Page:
At the same time, I live in the real world -- a fallen world, ultimately -- and I knew that there was no way this was going to happen. We made the first step down this sorry road of retribution the moment the first man decided to attack another man, and when that man hit back. Perfectly reasonable actions that mitigate everything noble about us and our capability as a civilization.

On the whole, the most reliable voice I've read over the whole of this sad autumn has been Christopher Hitchens. Hardly a right-wing stalwart, Hitchens has nonetheless been confronted by everything from the erudite piffle of Susan Sontag to the outright looney horseshit of Oliver Stone. Hitchens has been able to grasp the depth of meaning of the "evil" at hand that the president is content to reiterate as if the profundity of the concept had only just struck him. Hitchens knows that no one deploring the human waste of American air strikes would have wanted to live in Afghanistan at any time before or after the bombs came down. He appreciates the rich, curdled irony of seeing some public intellectual deplore the very existence of the only society in the world that lets them voice their petulance, outrage, and moral squeamishness without fear of anything besides looking ridiculous.

MY FRIEND ALAN has just put a diary entry, an account from his perspective of the week of my stag and the wedding. For those who appreciate a "Rashomon" diary experience, it's right here.

It's funny -- gratifying, but a bit unsettling -- to read about yourself from another person's perspective. I'd like to think that I maintain as few illusions about myself as possible, but it's still a bit of a strong wind in the face to read something like:
 

"Rick is an eccentric. By his own admission."

Which is, by my own admission, true. But you still run the sentence through your mind, testing the feel of it, the weight of its truth. Yeah, I am a weird guy. Not unsociable weird, or dangerous weird, but definitely not most people's cup of tea weird. But how am I weird? Perhaps my opinions are a bit too strongly held for small talk, or my interests a bit unconventional, not perverse, or morally questionable, but perhaps a touch too enthusiastically pursued. I'm a bit confrontational, perhaps, and my language tends to be...colourful. I any case, there it is: "eccentric". Fair enough.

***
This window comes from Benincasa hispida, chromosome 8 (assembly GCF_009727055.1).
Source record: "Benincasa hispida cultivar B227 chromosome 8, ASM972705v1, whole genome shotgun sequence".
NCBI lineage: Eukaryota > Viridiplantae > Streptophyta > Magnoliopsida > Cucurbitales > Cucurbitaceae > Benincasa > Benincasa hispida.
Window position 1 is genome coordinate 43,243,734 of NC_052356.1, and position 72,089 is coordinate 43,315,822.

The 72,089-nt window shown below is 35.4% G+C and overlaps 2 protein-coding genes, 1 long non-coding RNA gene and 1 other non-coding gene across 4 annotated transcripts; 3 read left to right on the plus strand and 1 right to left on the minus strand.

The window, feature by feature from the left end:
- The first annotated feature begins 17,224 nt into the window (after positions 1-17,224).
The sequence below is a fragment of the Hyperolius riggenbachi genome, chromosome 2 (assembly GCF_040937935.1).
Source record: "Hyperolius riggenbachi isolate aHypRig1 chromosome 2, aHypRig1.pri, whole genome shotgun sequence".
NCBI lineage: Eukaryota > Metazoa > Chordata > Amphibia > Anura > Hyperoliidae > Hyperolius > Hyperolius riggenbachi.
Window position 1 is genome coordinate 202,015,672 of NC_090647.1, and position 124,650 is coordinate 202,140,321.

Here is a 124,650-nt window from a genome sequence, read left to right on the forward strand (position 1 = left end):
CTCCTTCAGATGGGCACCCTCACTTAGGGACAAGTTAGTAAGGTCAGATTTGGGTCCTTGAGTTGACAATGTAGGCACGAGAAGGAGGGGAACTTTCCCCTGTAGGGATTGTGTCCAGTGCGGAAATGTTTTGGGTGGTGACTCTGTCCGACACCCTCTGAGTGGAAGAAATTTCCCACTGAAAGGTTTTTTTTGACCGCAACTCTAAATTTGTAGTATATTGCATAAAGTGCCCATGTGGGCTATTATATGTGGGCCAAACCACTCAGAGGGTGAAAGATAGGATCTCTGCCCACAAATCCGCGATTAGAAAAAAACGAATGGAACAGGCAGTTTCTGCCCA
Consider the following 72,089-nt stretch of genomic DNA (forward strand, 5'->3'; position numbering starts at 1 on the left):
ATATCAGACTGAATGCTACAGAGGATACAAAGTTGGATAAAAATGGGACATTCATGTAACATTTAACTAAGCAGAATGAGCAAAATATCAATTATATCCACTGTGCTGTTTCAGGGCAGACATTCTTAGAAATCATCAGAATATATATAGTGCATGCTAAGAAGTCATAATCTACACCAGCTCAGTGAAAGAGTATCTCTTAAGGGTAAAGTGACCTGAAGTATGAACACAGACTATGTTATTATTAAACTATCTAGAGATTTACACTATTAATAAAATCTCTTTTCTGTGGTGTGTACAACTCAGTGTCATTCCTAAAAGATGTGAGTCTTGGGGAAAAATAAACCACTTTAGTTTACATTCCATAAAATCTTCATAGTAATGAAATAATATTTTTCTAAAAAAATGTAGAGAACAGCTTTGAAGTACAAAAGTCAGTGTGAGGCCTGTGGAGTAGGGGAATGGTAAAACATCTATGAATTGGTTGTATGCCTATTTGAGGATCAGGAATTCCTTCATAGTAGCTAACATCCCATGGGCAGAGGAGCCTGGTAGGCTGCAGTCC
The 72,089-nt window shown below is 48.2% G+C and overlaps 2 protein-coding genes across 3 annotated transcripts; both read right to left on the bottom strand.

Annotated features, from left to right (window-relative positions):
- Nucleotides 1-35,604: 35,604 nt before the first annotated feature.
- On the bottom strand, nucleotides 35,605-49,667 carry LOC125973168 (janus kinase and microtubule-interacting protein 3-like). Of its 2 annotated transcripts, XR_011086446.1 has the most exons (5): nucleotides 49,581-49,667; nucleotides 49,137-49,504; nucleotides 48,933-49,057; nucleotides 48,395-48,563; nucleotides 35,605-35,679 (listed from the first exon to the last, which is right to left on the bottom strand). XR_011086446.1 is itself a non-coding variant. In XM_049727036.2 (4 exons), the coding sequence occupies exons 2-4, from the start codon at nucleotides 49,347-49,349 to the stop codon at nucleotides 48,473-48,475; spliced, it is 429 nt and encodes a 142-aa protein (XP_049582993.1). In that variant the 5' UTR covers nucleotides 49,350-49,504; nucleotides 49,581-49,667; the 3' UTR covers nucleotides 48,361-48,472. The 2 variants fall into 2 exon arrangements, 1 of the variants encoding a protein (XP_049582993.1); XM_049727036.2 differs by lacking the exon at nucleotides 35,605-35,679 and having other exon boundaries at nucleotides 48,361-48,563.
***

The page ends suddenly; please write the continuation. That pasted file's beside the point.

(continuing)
And then there's one of those things, one of those statements, a compliment with a bit of steel in it, more than just nice words; a sharp hint of the context in which the nice words fit:
 

"He literally found the person who was made for him. He was lucky. But (unlike the jazz musician) he deserves it. I wouldn't have been surprised if it hadn't happened but it's nice to know that sometimes it does."

No, it might not have happened. It almost didn't. K. and I met three times before we finally got together, and each time it didn't "take", despite the subtle attempts by friends to bring it all about. The first time, K. was in a nasty mood (with good reason), and I walked out of the party with Greg and Vicki sarcastically thanking them for introducing me to such a surly girl. 

The second time, I was in the weird mood, eding on hostile, at a party with too many strangers, and I didn't connect K. -- the pretty girl in the gold cocktail dress serving drinks with the host -- with the surly girl at the cigar bar a month or so previous. In any case, I thought she was with the host, an obviously gay man. Well, perhaps not that obvious. I mean, who can tell these days?

The third time, I was at a bar. We were introduced. I thought she was cute. I went over to say hello to a friend. I excused myself to come back to K. She'd left. I actually remember standing there, feeling a bit of a pang. Another opportunity blown. Opportunities, I knew with some certainty, that were receding and finite.

Three strikes. I should have been out. But then I got a fourth swing. Home run. Imagine that. 

Actually, there was no reason why I should have met someone who could put up with me. By the time we'd met, I was eding into the terminal. Too solitary, too self-sufficient, too...weird, I guess. (Which is, by the way, not a description I'd apply to Alan, despite his own agonizing.) Alan had every reason to expect nothing to happen with me. I was lucky. I have no other way to explain it. I'm a very lucky guy.

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writing ©2001
Rick McGinnis